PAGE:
Starting off slow and steady, I wonder if I can run this race?
Summer is in full swing here in Taos, and businesses pick up this time of year with tourism and locals getting out to the shops for gifts and souvenirs. With paperwork for our storefront signage still in limbo, foot traffic to my little studio and viewing space is mostly few and far between, but every now and again someone pops by to pick up a little something.
My online sales are mostly non-existent, but it’s a great way to share what you do with anyone you meet who is interested.
“Here’s my business card, take a look at my website,”I might say, “Oh and if you’re in town, you can see my sculptures in a few galleries here and in Park City, UT! Have a nice day!”
So what does it take to make a living as a clay artist?
Honestly, I have no idea, because I’m not doing that yet, but I speculate and come up with theories every day. I suppose there are many ways really, but being a potter and clay sculptor I rely quite a bit on the bread and butter sales of the very accessible functional objects; cups, mugs, bowls; affordable, portable, intimate. As one who is easily intrigued by the allure of other mediums, I paint and print and sew and sculpt when the spirit moves me as well. You could say I have multiple small bodies of work and sketches and watercolors could all be offered for sale at an accessible price too.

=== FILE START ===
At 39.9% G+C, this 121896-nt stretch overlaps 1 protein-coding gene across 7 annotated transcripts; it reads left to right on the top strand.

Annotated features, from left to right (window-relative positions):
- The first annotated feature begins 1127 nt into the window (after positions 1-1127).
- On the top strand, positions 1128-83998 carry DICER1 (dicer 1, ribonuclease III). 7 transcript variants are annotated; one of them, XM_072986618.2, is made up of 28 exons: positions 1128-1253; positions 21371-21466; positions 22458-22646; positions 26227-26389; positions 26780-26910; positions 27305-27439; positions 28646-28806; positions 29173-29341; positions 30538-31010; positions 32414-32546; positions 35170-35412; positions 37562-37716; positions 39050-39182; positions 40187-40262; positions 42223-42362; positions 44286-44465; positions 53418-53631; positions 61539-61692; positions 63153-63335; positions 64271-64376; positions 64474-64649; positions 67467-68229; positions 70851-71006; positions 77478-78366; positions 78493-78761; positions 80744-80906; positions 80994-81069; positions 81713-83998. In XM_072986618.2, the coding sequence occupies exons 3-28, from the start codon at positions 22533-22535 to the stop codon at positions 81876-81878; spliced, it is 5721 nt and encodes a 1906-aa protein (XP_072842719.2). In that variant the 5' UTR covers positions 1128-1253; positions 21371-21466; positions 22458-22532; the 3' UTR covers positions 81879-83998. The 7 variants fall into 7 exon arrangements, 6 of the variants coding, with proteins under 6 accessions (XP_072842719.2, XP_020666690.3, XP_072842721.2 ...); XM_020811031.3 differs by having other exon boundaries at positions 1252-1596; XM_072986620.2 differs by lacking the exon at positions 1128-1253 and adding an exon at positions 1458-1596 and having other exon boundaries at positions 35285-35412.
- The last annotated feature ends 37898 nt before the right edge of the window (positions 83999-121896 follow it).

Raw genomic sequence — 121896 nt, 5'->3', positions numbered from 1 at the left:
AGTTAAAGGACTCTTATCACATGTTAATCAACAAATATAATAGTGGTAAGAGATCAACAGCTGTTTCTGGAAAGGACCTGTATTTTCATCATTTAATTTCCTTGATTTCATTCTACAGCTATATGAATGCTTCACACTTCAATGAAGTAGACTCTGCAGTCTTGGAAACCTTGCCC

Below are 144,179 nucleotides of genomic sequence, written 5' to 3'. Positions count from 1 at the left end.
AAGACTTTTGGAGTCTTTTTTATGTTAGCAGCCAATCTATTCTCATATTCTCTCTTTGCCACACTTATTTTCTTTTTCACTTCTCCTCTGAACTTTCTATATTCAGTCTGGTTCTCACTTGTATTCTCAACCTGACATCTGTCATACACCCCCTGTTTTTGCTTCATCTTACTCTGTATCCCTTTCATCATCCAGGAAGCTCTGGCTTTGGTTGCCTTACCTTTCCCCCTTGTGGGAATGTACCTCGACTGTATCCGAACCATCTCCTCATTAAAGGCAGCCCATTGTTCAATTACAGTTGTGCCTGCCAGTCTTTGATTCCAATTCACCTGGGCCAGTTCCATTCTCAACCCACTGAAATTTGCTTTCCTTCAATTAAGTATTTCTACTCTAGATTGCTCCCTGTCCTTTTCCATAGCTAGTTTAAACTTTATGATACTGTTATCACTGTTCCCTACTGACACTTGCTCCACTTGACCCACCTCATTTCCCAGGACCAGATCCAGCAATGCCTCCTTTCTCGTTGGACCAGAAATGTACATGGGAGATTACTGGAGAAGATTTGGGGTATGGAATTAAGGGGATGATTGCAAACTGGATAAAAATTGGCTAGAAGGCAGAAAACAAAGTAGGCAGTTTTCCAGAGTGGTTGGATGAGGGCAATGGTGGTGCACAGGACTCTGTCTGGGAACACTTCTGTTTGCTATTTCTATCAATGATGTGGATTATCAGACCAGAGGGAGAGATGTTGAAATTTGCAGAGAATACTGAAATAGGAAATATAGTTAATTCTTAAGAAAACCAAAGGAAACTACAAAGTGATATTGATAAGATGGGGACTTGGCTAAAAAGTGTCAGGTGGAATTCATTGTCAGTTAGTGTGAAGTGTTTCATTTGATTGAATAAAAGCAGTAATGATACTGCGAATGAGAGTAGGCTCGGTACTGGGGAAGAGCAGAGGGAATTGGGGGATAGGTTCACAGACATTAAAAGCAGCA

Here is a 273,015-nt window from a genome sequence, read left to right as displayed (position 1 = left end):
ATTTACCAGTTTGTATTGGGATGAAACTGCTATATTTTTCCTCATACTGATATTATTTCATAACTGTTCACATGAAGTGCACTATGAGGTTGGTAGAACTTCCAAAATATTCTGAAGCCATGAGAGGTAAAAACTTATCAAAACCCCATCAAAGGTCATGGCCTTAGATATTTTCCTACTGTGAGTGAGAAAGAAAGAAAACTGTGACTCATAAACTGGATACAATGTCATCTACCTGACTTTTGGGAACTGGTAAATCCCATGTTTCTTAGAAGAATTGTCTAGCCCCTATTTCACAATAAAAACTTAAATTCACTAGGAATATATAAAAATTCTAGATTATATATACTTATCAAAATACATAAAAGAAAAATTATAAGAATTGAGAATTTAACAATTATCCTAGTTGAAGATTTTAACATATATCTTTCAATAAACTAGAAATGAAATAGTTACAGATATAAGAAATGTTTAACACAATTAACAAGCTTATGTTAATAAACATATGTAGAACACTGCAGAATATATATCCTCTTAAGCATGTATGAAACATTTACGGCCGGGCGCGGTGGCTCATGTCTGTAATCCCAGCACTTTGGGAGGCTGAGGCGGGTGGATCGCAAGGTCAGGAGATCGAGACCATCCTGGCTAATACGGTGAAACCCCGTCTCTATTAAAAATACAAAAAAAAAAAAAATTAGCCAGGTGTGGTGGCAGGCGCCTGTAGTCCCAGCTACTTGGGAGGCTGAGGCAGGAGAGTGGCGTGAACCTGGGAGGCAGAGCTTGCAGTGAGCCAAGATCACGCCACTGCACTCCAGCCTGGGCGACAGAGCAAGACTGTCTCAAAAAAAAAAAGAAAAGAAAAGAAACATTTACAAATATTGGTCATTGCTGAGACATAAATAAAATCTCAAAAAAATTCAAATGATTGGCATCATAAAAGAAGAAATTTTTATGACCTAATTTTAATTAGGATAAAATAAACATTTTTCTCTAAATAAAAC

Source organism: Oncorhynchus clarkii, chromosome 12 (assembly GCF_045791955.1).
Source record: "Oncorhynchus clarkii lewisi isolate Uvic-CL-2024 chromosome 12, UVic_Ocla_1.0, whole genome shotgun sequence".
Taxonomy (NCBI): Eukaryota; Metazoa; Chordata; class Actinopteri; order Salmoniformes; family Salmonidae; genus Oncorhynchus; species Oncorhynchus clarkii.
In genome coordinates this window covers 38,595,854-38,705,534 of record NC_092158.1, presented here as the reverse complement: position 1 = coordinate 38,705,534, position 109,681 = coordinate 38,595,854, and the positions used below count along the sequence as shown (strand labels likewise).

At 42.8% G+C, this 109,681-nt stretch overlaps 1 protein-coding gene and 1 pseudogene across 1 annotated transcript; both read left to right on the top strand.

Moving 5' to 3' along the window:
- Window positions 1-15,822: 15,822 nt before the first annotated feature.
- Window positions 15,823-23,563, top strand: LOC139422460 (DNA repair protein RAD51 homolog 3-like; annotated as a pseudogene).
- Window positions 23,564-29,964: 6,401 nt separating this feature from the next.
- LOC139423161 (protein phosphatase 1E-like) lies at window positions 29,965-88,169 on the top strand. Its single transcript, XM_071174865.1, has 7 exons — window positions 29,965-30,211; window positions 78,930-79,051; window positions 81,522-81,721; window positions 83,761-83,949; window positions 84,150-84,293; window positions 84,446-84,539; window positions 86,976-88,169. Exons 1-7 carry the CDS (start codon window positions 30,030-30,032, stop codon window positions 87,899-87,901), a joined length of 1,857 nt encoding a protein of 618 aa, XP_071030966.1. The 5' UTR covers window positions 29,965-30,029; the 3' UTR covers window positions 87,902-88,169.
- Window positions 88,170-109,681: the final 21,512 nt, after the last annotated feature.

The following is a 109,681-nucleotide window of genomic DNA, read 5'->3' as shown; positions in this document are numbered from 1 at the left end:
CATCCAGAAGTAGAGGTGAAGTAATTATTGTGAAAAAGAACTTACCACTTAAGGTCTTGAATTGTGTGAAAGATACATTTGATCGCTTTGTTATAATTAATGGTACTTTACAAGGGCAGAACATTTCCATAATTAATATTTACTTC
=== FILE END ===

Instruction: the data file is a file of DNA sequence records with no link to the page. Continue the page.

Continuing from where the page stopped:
Many people I know and meet often want to support me in small doses and I am more than happy to oblige! I love experimenting and exploring visually and feel gratitude and connection to those who respond positively to what I come up with.
For years I worked in a restaurant to support all my habits and desires to play with visual mediums. I was always told to “up sell” our customers, try to get them to buy the more expensive steak, or wine, or add an appetizer or dessert. Knowing my own budget and designs for eating out, I simply wanted the customer to have just what they wanted. Nothing more, but also nothing less. I was happy to let them know exactly what their options were, but I’m not pushy nor a great saleswoman perhaps to a fault. I like think my guests appreciated that.
I worked at a lovely restaurant that accommodated everyone from the locals and regulars to the out of town guests, from visitors looking for a quick inexpensive meal to lavish 6 course dinners with multiple rounds of wine, cocktails, and aperitifs. I met with warm and positive reception to my service and hope to carry that into the business of making and selling artwork.
But without people requiring a meal of handmade pottery multiple times a day relying on regulars or drop-ins can’t be the only way to make a buck. So far I’ve placed my work in a few locations about town and online. I price relative to my peers and with respect to my costs and time. I gig as often as possible, trying not to have a committed schedule anywhere other than my studio, catering, housesitting, petsitting, and sitting a gallery. I peddle my wares plugging my websites on social media, blogging here, and making donations to various causes.
Thanks to my donations of 12 bicycle bowls to the Empty Bowls event here in Taos, a guest sought me out at my studio just the other day to purchase some mugs as well!
Advice to aspiring clayers that don’t want to go the academic route, and simply want to make a living creating and share their craft: put yourself out there however you can. I’m not there yet, but I’m on my way!